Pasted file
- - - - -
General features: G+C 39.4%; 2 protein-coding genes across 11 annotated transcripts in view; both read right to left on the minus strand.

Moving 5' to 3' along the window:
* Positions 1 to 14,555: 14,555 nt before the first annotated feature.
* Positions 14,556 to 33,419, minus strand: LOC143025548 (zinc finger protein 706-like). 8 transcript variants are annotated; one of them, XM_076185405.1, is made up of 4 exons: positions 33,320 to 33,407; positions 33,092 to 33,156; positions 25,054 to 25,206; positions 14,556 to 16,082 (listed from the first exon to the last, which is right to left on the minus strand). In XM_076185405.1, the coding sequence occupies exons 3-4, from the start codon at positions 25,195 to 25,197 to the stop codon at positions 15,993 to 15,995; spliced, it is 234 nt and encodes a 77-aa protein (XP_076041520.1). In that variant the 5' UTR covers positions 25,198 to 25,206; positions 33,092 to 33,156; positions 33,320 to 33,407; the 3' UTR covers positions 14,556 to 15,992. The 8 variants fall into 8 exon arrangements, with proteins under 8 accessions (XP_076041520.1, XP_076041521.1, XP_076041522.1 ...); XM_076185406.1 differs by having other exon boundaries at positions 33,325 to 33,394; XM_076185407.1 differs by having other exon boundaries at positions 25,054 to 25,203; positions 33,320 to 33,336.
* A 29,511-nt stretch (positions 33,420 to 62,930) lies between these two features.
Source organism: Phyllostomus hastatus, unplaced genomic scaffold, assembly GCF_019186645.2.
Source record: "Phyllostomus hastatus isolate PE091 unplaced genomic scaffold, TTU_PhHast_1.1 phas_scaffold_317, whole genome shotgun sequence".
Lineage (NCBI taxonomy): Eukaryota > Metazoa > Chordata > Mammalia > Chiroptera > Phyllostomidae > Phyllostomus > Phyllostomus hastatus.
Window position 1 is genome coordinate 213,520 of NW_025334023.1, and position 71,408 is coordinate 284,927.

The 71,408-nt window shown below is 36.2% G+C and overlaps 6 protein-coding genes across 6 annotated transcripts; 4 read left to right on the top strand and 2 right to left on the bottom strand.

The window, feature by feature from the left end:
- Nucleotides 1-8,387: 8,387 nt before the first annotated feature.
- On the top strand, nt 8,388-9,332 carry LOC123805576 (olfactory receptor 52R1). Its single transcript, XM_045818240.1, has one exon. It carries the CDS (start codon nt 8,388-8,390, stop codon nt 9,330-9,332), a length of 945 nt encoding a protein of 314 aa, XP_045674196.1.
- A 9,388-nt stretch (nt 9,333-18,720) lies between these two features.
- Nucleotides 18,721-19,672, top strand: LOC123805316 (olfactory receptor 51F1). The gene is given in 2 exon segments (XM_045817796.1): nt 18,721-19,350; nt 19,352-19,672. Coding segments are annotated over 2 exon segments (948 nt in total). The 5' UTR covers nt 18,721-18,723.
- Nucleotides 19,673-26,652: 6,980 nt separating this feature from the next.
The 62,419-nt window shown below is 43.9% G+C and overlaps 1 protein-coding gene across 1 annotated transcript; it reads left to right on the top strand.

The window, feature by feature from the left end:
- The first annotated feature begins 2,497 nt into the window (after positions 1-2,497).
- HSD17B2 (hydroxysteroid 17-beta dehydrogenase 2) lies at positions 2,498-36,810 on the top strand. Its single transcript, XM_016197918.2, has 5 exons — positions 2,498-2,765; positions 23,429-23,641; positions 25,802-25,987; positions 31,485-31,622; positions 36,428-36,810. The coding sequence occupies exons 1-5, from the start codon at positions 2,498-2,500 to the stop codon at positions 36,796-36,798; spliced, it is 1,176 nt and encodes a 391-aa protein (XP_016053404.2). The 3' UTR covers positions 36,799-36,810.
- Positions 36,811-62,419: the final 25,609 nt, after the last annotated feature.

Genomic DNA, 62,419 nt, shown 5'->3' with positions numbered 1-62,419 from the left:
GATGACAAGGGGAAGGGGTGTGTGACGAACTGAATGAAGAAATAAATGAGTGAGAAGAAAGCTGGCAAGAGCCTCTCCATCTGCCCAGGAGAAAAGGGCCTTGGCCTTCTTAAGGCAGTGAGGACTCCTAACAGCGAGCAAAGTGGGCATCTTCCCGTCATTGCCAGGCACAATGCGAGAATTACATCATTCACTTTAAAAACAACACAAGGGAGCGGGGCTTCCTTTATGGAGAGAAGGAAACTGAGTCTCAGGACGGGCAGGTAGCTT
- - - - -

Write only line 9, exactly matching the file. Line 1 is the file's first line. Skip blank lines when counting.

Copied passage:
Window position 1 is genome coordinate 213,520 of NW_025334023.1, and position 71,408 is coordinate 284,927.